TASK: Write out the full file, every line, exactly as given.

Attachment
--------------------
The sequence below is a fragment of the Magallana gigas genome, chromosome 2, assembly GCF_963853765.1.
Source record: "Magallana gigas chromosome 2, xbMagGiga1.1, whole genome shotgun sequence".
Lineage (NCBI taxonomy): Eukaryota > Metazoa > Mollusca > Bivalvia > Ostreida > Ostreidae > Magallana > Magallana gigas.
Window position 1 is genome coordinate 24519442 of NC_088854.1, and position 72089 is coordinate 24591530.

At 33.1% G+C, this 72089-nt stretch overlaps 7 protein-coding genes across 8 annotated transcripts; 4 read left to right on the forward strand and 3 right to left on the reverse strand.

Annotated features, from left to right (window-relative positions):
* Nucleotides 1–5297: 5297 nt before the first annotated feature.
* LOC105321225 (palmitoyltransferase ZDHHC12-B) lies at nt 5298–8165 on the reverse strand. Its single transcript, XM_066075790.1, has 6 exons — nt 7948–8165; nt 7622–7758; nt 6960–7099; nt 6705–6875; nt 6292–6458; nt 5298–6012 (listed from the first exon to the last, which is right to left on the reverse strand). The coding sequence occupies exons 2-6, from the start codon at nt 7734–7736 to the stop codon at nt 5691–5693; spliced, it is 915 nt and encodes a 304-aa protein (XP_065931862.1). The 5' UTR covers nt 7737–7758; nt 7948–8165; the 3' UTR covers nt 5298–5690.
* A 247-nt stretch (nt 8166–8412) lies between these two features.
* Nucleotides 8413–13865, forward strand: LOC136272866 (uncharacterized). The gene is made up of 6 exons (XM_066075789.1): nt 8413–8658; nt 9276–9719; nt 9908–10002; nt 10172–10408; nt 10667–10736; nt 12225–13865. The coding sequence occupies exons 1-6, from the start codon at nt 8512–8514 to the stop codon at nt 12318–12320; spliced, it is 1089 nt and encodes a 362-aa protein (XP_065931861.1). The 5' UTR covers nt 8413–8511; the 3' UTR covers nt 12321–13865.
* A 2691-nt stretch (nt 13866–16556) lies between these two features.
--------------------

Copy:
The sequence below is a fragment of the Magallana gigas genome, chromosome 2, assembly GCF_963853765.1.
Source record: "Magallana gigas chromosome 2, xbMagGiga1.1, whole genome shotgun sequence".
Lineage (NCBI taxonomy): Eukaryota > Metazoa > Mollusca > Bivalvia > Ostreida > Ostreidae > Magallana > Magallana gigas.
Window position 1 is genome coordinate 24519442 of NC_088854.1, and position 72089 is coordinate 24591530.

At 33.1% G+C, this 72089-nt stretch overlaps 7 protein-coding genes across 8 annotated transcripts; 4 read left to right on the forward strand and 3 right to left on the reverse strand.

Annotated features, from left to right (window-relative positions):
* Nucleotides 1–5297: 5297 nt before the first annotated feature.
* LOC105321225 (palmitoyltransferase ZDHHC12-B) lies at nt 5298–8165 on the reverse strand. Its single transcript, XM_066075790.1, has 6 exons — nt 7948–8165; nt 7622–7758; nt 6960–7099; nt 6705–6875; nt 6292–6458; nt 5298–6012 (listed from the first exon to the last, which is right to left on the reverse strand). The coding sequence occupies exons 2-6, from the start codon at nt 7734–7736 to the stop codon at nt 5691–5693; spliced, it is 915 nt and encodes a 304-aa protein (XP_065931862.1). The 5' UTR covers nt 7737–7758; nt 7948–8165; the 3' UTR covers nt 5298–5690.
* A 247-nt stretch (nt 8166–8412) lies between these two features.
* Nucleotides 8413–13865, forward strand: LOC136272866 (uncharacterized). The gene is made up of 6 exons (XM_066075789.1): nt 8413–8658; nt 9276–9719; nt 9908–10002; nt 10172–10408; nt 10667–10736; nt 12225–13865. The coding sequence occupies exons 1-6, from the start codon at nt 8512–8514 to the stop codon at nt 12318–12320; spliced, it is 1089 nt and encodes a 362-aa protein (XP_065931861.1). The 5' UTR covers nt 8413–8511; the 3' UTR covers nt 12321–13865.
* A 2691-nt stretch (nt 13866–16556) lies between these two features.